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Is The Drop-Pass Actually Good?

Our senior writer has a change of heart on the move after talking to the experts in the NHL.
Morgan Rielly. Photo by Jean-Yves Ahern-USA TODAY Sports.

Morgan Rielly. Photo by Jean-Yves Ahern-USA TODAY Sports.

Ever had a plate of shrimp moment, where something you've been thinking of suddenly materializes in front of you? It happened to me last week during Toronto's 4-1 victory over the Pittsburgh Penguins.

For a long time now, I've been watching NHL teams rush up the ice, then make a drop-pass just before the attacking blueline. To me, it was illogical: The puck-carrier had already beaten several defenders, so why would they essentially surrender territory, forcing the recipient of their pass to beat one or two of those same defenders again?

Since it was my first live game in a while, I was determined to ask someone about it. And then, the plate of shrimp was served: Early in the second period, Maple Leafs defenseman Morgan Rielly carried the puck up the ice on the power play and due to a defensive mistake by Pittsburgh's blueliners, he was able to thread his way through and pot a highlight-reel goal on netminder Tristan Jarry. Immediately, social media lit up with reporters and pundits humorously amazed that Rielly had abandoned his usual favorite play: the drop-pass.

In the wake of the Rielly goal, I asked a former NHLer turned exec about the drop-pass and he enlightened me in terms of its effectiveness: When you make the move, you're effectively freezing the opposing defenders in place, allowing the recipient of your pass to come at the enemy with speed and, hopefully, zip right past them.

The exec recalls players like Pavel Datsyuk, Henrik Zetterberg and Jason Spezza being particularly deadly in that situation, because all of them had great hands and a high level of skill and creativity. Nowadays, the play is incredibly common in the league.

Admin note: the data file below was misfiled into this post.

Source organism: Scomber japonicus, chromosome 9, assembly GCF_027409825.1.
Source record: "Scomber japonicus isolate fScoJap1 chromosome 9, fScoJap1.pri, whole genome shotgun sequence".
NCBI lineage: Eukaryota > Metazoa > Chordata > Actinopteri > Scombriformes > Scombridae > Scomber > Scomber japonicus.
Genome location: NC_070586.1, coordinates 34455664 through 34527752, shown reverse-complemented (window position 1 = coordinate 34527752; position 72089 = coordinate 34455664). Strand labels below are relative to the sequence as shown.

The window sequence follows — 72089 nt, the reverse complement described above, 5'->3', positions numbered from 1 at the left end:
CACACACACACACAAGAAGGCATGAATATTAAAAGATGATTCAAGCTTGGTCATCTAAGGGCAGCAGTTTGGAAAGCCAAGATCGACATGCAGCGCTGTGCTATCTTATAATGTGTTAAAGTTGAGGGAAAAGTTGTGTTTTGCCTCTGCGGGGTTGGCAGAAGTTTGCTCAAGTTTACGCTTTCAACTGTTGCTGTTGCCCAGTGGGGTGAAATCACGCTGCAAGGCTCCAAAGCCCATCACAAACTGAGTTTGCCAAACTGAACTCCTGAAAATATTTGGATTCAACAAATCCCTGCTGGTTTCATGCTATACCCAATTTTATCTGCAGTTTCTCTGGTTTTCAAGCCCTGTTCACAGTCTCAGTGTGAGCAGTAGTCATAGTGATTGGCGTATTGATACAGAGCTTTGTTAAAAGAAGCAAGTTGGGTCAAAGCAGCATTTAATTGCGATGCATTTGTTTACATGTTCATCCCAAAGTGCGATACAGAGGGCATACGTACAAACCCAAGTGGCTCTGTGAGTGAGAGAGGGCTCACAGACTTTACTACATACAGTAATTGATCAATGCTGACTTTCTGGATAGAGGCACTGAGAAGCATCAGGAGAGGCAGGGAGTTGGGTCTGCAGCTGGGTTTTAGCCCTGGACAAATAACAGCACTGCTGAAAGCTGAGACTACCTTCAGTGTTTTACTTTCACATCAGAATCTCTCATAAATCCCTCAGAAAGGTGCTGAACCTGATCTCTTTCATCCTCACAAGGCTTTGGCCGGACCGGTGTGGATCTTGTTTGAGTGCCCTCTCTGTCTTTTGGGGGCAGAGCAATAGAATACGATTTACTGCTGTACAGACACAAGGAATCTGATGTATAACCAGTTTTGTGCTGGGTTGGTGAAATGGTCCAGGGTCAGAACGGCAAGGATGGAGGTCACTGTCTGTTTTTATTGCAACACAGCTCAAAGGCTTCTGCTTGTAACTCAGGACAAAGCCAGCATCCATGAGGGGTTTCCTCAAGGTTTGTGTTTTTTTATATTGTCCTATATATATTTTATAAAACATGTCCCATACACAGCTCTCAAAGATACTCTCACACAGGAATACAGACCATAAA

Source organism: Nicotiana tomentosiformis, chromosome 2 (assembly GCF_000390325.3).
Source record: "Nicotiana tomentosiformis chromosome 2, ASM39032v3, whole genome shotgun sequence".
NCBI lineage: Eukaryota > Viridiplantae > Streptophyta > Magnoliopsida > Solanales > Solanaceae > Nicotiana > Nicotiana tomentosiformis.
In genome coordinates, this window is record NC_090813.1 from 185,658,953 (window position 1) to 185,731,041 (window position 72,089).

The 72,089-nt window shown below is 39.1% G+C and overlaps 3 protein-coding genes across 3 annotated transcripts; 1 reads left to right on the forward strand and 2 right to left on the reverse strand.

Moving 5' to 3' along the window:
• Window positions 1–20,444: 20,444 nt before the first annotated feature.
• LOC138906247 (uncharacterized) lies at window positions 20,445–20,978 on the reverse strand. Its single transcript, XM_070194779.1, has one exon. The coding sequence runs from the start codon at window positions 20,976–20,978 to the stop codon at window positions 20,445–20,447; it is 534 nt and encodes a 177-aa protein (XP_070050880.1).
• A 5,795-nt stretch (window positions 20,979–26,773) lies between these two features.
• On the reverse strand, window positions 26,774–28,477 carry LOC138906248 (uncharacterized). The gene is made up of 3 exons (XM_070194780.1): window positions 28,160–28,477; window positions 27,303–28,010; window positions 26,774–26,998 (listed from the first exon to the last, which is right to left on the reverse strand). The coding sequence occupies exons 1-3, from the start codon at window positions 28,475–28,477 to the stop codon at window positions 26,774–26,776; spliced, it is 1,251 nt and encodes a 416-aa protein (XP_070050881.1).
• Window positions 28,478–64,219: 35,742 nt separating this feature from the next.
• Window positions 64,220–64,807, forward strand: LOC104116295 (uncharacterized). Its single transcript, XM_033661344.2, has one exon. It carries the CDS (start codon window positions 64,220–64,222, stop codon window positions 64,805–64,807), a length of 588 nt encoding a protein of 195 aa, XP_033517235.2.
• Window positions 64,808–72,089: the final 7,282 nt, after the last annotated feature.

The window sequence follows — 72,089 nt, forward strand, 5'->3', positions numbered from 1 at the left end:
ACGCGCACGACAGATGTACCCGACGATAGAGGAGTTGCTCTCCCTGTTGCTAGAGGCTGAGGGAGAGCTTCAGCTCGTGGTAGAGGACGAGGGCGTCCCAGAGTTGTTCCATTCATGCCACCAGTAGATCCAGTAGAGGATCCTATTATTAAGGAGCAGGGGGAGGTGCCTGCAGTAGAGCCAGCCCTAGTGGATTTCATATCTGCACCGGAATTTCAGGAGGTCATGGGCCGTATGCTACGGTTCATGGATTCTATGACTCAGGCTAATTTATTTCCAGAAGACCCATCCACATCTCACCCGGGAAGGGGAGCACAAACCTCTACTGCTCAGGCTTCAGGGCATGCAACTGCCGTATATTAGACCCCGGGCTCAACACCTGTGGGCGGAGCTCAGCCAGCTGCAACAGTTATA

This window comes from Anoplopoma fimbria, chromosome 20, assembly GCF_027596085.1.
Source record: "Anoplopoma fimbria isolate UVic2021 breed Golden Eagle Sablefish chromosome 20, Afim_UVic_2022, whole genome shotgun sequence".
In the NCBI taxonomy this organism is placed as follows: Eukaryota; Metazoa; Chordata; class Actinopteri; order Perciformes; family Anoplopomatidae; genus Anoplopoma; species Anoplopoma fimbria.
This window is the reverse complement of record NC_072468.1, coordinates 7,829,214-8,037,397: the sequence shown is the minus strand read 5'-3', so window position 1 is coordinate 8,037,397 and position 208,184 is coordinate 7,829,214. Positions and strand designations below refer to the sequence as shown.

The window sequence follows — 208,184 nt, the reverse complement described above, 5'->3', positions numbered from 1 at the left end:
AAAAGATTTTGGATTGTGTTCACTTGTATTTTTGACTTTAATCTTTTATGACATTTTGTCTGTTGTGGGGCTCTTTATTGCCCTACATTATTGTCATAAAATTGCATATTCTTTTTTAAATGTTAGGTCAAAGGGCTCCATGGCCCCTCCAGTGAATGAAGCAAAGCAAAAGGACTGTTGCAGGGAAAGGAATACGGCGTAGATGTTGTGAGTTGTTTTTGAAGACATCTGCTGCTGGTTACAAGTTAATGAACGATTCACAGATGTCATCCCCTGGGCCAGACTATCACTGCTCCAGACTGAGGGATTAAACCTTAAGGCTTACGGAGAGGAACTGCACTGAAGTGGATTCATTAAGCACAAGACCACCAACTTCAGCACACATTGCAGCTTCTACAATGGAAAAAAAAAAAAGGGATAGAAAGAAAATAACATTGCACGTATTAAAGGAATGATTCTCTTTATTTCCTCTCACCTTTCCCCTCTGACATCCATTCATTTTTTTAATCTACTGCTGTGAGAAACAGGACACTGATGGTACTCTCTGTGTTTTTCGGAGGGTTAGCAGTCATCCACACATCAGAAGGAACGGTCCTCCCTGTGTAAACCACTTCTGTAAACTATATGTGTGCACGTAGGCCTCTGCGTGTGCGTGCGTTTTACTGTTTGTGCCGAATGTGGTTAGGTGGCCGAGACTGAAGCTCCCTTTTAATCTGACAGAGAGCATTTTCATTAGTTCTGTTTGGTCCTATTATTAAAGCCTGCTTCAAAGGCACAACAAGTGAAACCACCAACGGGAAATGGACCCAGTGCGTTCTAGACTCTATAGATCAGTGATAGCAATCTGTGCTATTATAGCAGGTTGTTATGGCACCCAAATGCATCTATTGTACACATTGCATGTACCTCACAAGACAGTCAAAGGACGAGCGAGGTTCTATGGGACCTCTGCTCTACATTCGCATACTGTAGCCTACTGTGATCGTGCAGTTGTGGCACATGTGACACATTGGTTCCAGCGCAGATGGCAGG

After the game, Rielly was asked about the sequence and the prevalence of the drop-pass in today's NHL. He cited Chicago's Patrick Kane as one of the first practitioners that he could remember.

"He would even do it at even-strength," Rielly said. "He'd go back behind their 'D' and build speed that way. We've been doing it for a while. If you've got someone back there like Auston (Matthews) or Mitch (Marner) with speed and skill, they can really dance their way into the zone."

Of course, if everyone is doing it these days, then everyone is expecting it, too. That's where you have to find the balance and I think that's where my skepticism of the drop-pass comes - if I know it's coming, then NHL defenders certainly know, too. And, you have to read the situation.

"We have plans," Rielly said. "When they have a penalty-killer down low, we try to go ahead. If they have two guys back, we try to do the drop. We try to read what they're doing, but you have to take what's there."

With the game becoming faster and even more skilled than ever, it will be interesting to see what new wrinkles enter game strategy: Players with the high-end moves of Kane, Datsyuk and Marner are becoming more common. Just look at the rise of 'The Michigan' move - even current NHL vets have told me they can't pull it off, but see their rookie teammates as capable of it, so maybe the drop-pass just becomes more effective as time goes on.

Inevitably, something else will come down the pipeline that changes how teams try to enter the zone with possession and then defenders will have to adjust again. It's all part of the cosmic unconsciousness of the game we love.

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